Lawyers earned fortune from Piatco case

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Foreign and local lawyers, including Chief Justice Lourdes Sereno, made the Philippine Air Terminals Co. Inc. (Piatco) case a milking cow, earning more than $30 million in attorneys fees, court records show.

A breakdown of the salaries received by these lawyers was contained in the Final Award of the International Court of Arbitration of the International Chamber of Commerce in Singapore (ICC Case No. 12610), a copy of which was obtained by The Manila Times. The document was a Certified True Copy of the original that was signed by Andrea Carlevaris, secretary general of the ICC International Court of Arbitration, dated October 29, 2012.

The Singapore ruling said the government of the Republic of the Philippines (GRP) spent $30,888,631.73 for lawyers alone. Sereno received $312,619.54 in professional fees plus additional payment for photocopying and telephone bills in the amount of $23,668.12 for a total of $336,287.66 or P15 million ($336,287.66 x P45 = P15,132,944.7).

The $312,619.54 was adjusted after the GRP filed a Revised Claim by which the legal fees for Sereno amounted to $324,674.37.


A Philippine court has ruled that the attorney’s fees received by foreign, local lawyers and legal consultants are “illegal, unconscionable and void.”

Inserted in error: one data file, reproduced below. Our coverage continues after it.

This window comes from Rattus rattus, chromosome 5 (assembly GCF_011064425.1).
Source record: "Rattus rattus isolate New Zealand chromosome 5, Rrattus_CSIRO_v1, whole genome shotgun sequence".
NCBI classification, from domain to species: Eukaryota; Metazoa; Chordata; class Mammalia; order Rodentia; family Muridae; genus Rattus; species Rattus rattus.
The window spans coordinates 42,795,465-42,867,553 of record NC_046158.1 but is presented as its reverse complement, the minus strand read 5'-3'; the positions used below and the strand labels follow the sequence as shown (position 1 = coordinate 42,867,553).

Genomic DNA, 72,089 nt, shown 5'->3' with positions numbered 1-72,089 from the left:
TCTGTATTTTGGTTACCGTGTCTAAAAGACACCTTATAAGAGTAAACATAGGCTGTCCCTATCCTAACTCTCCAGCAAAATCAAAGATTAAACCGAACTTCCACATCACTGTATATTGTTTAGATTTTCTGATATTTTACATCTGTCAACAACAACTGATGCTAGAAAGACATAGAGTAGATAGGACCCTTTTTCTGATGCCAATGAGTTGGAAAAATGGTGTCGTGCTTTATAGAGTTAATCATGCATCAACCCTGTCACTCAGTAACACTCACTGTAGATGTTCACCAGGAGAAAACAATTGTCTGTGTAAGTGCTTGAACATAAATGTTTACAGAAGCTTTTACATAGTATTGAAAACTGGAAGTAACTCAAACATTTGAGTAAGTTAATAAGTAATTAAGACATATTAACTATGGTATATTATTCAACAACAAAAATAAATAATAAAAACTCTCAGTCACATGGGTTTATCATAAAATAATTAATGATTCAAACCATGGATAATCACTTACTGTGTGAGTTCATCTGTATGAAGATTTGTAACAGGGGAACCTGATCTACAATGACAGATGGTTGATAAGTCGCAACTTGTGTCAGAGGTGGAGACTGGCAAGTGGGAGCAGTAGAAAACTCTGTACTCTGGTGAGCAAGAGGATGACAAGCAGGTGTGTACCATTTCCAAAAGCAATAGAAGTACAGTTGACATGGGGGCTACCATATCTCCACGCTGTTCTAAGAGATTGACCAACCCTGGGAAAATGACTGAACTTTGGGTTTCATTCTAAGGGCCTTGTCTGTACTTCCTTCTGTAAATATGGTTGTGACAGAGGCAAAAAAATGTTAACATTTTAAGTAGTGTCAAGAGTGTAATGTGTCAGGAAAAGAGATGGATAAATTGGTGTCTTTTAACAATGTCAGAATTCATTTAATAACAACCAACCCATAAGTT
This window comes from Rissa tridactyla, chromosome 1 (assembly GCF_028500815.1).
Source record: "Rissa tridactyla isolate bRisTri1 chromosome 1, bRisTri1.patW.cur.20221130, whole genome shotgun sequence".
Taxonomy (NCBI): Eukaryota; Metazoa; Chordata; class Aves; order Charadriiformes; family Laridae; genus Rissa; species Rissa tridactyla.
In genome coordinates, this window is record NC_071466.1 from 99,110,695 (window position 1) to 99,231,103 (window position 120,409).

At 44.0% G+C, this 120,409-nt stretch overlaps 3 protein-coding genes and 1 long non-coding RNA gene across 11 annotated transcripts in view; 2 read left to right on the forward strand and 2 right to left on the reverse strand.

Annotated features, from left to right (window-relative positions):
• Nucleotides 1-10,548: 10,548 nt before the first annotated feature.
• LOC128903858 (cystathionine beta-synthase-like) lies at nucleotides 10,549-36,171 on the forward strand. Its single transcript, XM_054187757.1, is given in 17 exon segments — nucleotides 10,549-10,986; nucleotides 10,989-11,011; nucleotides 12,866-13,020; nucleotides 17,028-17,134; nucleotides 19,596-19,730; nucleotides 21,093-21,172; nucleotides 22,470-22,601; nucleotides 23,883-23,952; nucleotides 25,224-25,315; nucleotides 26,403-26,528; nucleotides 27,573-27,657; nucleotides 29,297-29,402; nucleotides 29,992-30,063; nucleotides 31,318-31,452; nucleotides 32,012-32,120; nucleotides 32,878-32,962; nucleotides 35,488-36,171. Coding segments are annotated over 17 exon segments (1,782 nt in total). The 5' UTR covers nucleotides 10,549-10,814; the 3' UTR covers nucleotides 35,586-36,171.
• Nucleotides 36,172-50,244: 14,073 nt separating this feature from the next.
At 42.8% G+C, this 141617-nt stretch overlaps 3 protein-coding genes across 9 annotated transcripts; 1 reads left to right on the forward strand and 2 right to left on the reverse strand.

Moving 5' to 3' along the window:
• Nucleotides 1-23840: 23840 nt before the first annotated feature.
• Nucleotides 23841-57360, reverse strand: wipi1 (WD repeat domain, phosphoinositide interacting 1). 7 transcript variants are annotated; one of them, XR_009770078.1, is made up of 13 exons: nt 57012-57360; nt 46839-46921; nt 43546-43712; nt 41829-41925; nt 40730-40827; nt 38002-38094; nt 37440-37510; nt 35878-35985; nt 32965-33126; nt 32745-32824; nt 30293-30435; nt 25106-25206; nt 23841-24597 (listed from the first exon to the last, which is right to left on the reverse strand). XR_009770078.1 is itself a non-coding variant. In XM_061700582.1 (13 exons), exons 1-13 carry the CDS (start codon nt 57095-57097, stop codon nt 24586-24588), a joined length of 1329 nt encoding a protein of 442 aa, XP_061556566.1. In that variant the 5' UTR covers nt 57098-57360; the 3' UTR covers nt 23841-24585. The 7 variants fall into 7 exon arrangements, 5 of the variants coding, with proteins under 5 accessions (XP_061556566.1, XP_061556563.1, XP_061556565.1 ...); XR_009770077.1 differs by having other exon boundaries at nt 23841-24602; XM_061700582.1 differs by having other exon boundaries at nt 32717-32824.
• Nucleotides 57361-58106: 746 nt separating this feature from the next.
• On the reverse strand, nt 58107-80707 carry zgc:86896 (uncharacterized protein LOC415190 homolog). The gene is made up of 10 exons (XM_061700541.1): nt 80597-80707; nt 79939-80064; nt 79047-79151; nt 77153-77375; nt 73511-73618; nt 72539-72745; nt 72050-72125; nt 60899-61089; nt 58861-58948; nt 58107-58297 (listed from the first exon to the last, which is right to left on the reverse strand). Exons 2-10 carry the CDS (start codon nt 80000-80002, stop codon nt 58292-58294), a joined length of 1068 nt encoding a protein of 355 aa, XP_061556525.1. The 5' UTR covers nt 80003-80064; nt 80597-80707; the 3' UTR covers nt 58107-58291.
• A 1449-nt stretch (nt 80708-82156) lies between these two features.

The Mandaluyong Regional Trial Court (RTC) Branch 213 on August 29, 2014 rejected the government’s petition for recognition and enforcement of a foreign arbitral award because it did not go through public bidding.

The government asked the court to recognize the final ruling of the ICC dated May 10, 2011 by ordering Piatco to pay $6,009,351.66, which includes the litigation expenses and payment of attorneys’ fees to foreign and local consultants, including Sereno. The amount represents 25 percent of the government’s costs of arbitration that Piatco was asked to shoulder.

The ICC ruling also showed that retired Supreme Court Justice Florentino Feliciano received $332,636.23 in professional fees. Construction and valuation experts were paid $3,394,609.34 while the bill for accounting and finance experts reached $1,679,199.04.

Four foreign law offices also received huge sums, but White & Case LLP got the biggest — $22,443,473.16.

Allen & Gledhill LLP received $437,703.76, Rajah & Tan LLP, $210,479.89 and Drew & Napier LLC, $250,834.63.

Meanwhile, the Office of the Solicitor General (OSG) incurred expenses amounting to $413,778.35 while the Manila International Airport Authority (MIAA) billed $16,555,74 in expenses.

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1 Comment

  1. So all those who wrote comments saying that the mathematics of Reporter Canlas and of the Times editors was wrong were wrong. There was typographical error in the dollar amount written in the original news story published yesterday.

    Yon pala, e.

    Anyway, why should the amount paid to givers of services be controlled? I think the Manadaluyong court’s ruling is silly and should be nullified by the Court of Appeals. Okay, if they want that from now on all private lawyers’ services should go through a bidding process then that should not be made retroactive.

    And I’m sure that the lawyers who will win the bidding because they are the lowest bidders are the ones who are likely to lose in the international courts.